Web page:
An FBI file is a dossier of information kept by the US Federal Bureau of Investigation (FBI). Such files are used to keep track of persons and organizations of interest for the FBI, and many people have such files, although the contents may not be terribly interesting. In the early 21st century, thanks to legislation such as the Patriot Act, many intelligence agencies including the FBI established systems for sharing information between each other, potentially making such record keeping more efficient.
There are a number of reasons for the FBI to open a file on someone. Both American and foreign citizens have files at the FBI, and the intelligence agency keeps extensive files on many prominent people. As a general rule, any sort of activity which could potentially pose a threat to national security is recorded in an FBI file. For example, someone who regularly attends protests may have an FBI file, as the intelligence agency may identify this person as a potential radical. Obviously, actual radicals also tend to have extensive FBI files which record their activities, known associates, and so forth.
The information in an FBI file can be quite varied and very extensive. Agents typically add information as they acquire it, making notes about the movements of a subject and the people he or she interacts with. FBI files can also include transcripts of wiretaps, subpoenaed bank records, and other information which has been gathered on an individual.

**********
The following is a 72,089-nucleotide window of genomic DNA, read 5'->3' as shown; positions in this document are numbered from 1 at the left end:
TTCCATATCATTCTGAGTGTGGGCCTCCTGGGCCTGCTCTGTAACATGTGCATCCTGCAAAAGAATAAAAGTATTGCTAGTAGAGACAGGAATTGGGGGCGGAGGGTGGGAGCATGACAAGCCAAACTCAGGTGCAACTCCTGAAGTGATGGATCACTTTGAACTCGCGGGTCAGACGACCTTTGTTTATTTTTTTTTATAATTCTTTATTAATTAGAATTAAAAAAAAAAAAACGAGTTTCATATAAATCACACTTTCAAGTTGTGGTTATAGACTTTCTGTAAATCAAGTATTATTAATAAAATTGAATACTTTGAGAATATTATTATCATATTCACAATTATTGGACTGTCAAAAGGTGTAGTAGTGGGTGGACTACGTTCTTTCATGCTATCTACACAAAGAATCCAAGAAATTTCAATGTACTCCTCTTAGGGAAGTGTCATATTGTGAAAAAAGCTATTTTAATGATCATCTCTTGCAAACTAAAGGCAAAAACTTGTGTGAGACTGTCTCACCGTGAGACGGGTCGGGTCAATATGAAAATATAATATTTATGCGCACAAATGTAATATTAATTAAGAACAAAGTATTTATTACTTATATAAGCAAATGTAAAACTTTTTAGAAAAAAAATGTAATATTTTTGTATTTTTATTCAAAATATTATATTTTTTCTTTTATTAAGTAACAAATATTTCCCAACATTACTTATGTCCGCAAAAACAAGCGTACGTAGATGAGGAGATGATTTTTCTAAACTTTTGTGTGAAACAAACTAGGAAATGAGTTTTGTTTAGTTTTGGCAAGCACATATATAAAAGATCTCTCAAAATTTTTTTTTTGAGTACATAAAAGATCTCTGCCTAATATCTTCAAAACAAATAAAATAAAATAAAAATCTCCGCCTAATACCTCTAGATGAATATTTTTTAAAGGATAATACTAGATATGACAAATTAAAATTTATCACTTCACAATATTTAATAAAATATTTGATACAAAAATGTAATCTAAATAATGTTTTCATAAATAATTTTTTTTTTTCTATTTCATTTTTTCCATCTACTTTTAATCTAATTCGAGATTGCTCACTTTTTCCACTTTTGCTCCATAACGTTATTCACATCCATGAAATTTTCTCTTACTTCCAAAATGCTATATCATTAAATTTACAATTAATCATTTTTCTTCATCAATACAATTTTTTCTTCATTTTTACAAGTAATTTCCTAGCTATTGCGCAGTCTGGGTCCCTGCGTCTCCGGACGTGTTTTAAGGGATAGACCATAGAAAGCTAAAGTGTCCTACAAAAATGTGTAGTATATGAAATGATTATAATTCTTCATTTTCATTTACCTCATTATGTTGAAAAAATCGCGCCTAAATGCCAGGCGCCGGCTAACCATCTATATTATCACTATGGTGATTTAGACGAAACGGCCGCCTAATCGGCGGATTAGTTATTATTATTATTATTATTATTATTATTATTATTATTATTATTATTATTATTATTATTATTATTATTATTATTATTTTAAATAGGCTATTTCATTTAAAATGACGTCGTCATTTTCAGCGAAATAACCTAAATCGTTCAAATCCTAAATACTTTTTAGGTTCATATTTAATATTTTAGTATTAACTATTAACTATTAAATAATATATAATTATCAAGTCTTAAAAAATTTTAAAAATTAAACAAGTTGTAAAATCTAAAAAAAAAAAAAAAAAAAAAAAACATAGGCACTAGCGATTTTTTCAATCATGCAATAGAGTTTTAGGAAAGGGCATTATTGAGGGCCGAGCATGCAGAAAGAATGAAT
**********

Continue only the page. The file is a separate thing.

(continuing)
Along with other agencies, the FBI has a large database of declassified files on historically interesting people. The intelligence agency maintains an electronic reading room for people who want to read FBI files on people like Albert Einstein, Groucho Marx, and the Zodiac Killer, along with organizations such as Greenpeace, among many others. Some of these documents may have redacted portions, but they are still quite interesting to read, and they can provide some interesting historical context.
It is also possible to obtain a copy of your own FBI file, if you have one. Under the Freedom of Information Act (FOIA), the FBI must provide a copy of your file to you if you file a formal request. Be aware that due to security concerns, your file may have portions which are redacted. It is also possible to obtain FBI files on deceased family members and people or organizations of historical interest. Filing an FOIA request is free; directions are available on the FBI's website.